Why do some Jamaicans not consider themselves African? Why is it that, for them, “Africa” and “African” are pejorative terms, terms of abuse?
By my calculations, they are probably one of the oldest immigrant groups in Europe: the Jamaicans of England. Probably the oldest mass group of black people who have settled in Europe. It is 60 years this month since the lauded (by some) Empire Windrush brought over the first sizeable wave. Sixty years is quite a long time, isn’t it? Long enough, in my opinion, for trends and traits to have developed and, also in my opinion, for trends and traits to be predicted. Sixty years, after all, is roughly three generations. Father to son; father to son; father to son.
Who are they now, these Jamaicans of England? What are they? Who have they become? What has been passed on in those three generations, and what is being passed on to the fourth? Whether you like it or not, I am going to be using the term “they” throughout this column. I like it. It is succinct. It is correct. My “they” is a collection of my nearly two generations of observations, thoughts, and collections of knowledge. Authoritative knowledge at that. I grew up with them, I lived among them, and I have recently returned to still live among them. I know them.
And, by the way, no “anthropological” or “sociological” “field” study or sample could contain the number of people I have seen, observed, studied, known who are Jamaicans. I know about what I am going to be talking about. My statistics can match any “professor’s” anytime. This is part one of a two-part column. Part two follows next month depending on what is happening in Zimbabwe.
First of all, I want to set the scene by asking a very simple question: What is the place of “the African” in the modern Jamaican diasporan psyche as exhibited in England? This is fundamental to everything I am going to say in this two-part column, so I am going to spend a lot of time on it.
Number one: The Jamaicans of England are not Africans. Number two: And they are not Jamaicans. But “Jamaica”, the island, is for them, young or old, the reference point, their base camp, whether they’ve been there or been back. Number three: And they are not English. Who are they then? Where do they belong? I am not going to go into whether, after 60 years, they are “black British” or how “British” they may or may not be, or whether they have “integrated” – that is for others.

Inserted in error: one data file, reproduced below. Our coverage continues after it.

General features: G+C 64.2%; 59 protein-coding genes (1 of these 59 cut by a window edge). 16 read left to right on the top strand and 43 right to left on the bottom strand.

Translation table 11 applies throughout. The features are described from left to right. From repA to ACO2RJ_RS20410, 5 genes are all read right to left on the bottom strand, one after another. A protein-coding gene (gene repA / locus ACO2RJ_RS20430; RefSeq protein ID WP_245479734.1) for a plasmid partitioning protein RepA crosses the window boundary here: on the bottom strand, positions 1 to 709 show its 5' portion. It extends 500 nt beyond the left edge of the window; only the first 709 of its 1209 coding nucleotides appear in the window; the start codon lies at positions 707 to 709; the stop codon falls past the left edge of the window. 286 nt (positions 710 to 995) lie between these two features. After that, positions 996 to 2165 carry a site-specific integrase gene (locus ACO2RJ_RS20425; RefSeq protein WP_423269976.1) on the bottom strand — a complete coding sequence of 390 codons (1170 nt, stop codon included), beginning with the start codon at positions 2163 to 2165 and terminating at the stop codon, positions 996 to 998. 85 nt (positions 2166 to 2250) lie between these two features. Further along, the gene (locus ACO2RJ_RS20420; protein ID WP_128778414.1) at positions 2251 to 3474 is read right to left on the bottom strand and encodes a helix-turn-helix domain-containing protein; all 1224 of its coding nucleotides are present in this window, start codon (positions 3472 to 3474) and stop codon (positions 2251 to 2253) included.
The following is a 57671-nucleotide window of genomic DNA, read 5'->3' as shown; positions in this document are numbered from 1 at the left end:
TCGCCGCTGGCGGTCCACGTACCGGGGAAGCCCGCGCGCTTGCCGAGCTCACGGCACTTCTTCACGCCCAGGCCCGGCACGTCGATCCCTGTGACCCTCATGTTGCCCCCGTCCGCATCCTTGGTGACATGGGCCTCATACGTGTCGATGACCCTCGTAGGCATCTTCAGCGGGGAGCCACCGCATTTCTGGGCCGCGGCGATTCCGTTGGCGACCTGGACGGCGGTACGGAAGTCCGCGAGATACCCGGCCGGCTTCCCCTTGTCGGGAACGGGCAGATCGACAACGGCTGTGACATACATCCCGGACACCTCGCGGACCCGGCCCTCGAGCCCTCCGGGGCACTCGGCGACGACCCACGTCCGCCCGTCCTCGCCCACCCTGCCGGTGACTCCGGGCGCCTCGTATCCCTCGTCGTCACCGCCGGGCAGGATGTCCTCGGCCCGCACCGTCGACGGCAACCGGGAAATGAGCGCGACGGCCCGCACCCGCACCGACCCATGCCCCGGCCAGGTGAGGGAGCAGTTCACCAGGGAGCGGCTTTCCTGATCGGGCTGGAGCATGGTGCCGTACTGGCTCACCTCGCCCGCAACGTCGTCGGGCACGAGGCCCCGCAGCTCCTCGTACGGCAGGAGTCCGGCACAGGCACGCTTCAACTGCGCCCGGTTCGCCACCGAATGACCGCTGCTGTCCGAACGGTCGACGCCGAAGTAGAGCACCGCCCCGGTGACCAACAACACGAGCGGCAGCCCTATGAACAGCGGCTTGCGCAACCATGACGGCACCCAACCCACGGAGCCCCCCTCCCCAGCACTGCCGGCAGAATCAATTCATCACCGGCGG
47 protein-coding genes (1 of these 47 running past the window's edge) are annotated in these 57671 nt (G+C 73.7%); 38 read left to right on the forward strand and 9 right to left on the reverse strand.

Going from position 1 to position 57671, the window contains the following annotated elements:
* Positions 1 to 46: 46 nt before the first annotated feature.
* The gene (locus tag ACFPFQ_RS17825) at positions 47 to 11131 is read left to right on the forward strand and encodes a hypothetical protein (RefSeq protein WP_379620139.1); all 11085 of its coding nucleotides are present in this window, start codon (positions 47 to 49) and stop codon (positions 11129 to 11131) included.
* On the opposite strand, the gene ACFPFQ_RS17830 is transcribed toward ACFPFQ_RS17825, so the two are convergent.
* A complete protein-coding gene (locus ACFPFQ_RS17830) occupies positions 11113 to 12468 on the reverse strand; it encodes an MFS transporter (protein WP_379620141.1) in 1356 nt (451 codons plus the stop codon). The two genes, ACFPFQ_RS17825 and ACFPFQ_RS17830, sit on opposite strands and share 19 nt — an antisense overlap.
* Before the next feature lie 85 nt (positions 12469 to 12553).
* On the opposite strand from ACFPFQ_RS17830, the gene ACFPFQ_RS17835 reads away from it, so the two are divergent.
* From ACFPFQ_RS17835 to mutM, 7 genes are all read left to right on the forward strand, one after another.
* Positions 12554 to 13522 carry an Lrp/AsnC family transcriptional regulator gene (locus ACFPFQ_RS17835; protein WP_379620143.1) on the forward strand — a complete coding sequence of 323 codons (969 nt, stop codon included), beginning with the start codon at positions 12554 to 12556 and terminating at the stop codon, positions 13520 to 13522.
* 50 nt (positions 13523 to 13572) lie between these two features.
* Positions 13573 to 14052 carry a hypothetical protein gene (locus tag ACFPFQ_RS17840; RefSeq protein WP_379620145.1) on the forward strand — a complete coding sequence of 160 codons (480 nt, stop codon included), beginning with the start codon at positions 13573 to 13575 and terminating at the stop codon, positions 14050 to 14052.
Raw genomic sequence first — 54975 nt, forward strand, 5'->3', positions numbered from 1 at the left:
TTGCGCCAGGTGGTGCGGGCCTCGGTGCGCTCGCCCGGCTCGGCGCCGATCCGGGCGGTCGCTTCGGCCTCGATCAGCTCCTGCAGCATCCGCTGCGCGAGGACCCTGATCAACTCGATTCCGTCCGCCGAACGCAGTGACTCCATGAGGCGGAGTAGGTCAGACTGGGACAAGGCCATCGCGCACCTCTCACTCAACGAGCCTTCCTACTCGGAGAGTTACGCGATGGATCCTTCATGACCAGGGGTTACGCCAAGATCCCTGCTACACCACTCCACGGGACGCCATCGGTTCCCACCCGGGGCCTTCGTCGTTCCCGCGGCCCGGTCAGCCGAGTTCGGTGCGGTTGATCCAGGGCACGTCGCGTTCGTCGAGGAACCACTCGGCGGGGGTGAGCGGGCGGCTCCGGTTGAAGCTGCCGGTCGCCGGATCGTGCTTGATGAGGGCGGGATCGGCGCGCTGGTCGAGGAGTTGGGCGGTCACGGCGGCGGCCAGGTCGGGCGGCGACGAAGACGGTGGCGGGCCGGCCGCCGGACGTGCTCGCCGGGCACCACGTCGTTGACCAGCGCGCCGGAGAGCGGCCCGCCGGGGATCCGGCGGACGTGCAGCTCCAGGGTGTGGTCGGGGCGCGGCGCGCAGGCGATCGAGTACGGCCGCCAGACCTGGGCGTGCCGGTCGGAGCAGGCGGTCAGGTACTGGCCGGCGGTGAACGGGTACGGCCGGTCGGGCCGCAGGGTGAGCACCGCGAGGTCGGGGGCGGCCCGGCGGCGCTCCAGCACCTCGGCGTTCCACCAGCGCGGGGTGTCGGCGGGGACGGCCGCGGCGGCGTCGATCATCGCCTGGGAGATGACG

Right, let us start. Do not chide me for saying, for stating point blank that they are not Africans. They are not. They say it themselves. Go and ask them. It is you who will be chided. You will be lucky to even get a grasp of an acknowledgment that they may be descended from Africans. It was not until I moved to live deep within a community of Jamaicans in north London two years ago, that I saw and heard and realised that for them “Africa”, and “an African”, was and is a pejorative term. To be called “African” was and is a term of abuse. It can be thrown at someone casually with the accompanying tone of dismissal. It is used angrily to denote that they are speaking of somebody they consider to be inferior. An “African” is a figure to mock.
My shock at this entrenched attitude, prevalent irrespective of whether the person talking was old, middle-aged or young has taken a couple of years to subside. But subside it has, after much thinking about the depths of stupidity that clearly exist in “the Diaspora”. It became just one more thing to add to my working list headed “How Stupid Are Black People?”
The illogicality of the thought processes which lead people who have black skin and who herald originally, via parents or grandparents, from a West Indian island, to use “African” as a dirty moniker, an abusive, mocking, derogatory term designed to inflict harm on another person with black skin who comes from a country in Africa, continues to fascinate me. What is working or not working in those people’s brains and in their conscious and unconscious? What has been switched on and what has been switched off by hearing or seeing “an African”? Or by reading a last name, a surname, a father’s name, that is “African”?
And note this, it is always continental: “the African man”, “that African woman”, “that African shop”; and not national, as in: “he’s from Ghana”, “she’s from Uganda”, “they are Nigerians”. They know nothing about what is in Africa; they only know what “Africa” is. Everywhere to them in Africa is merely “African”; but you would need an underground bunker to shelter from the voluble storm of protest that would arise were you to mistake a Jamaican for, say, somebody from Barbados or vice versa.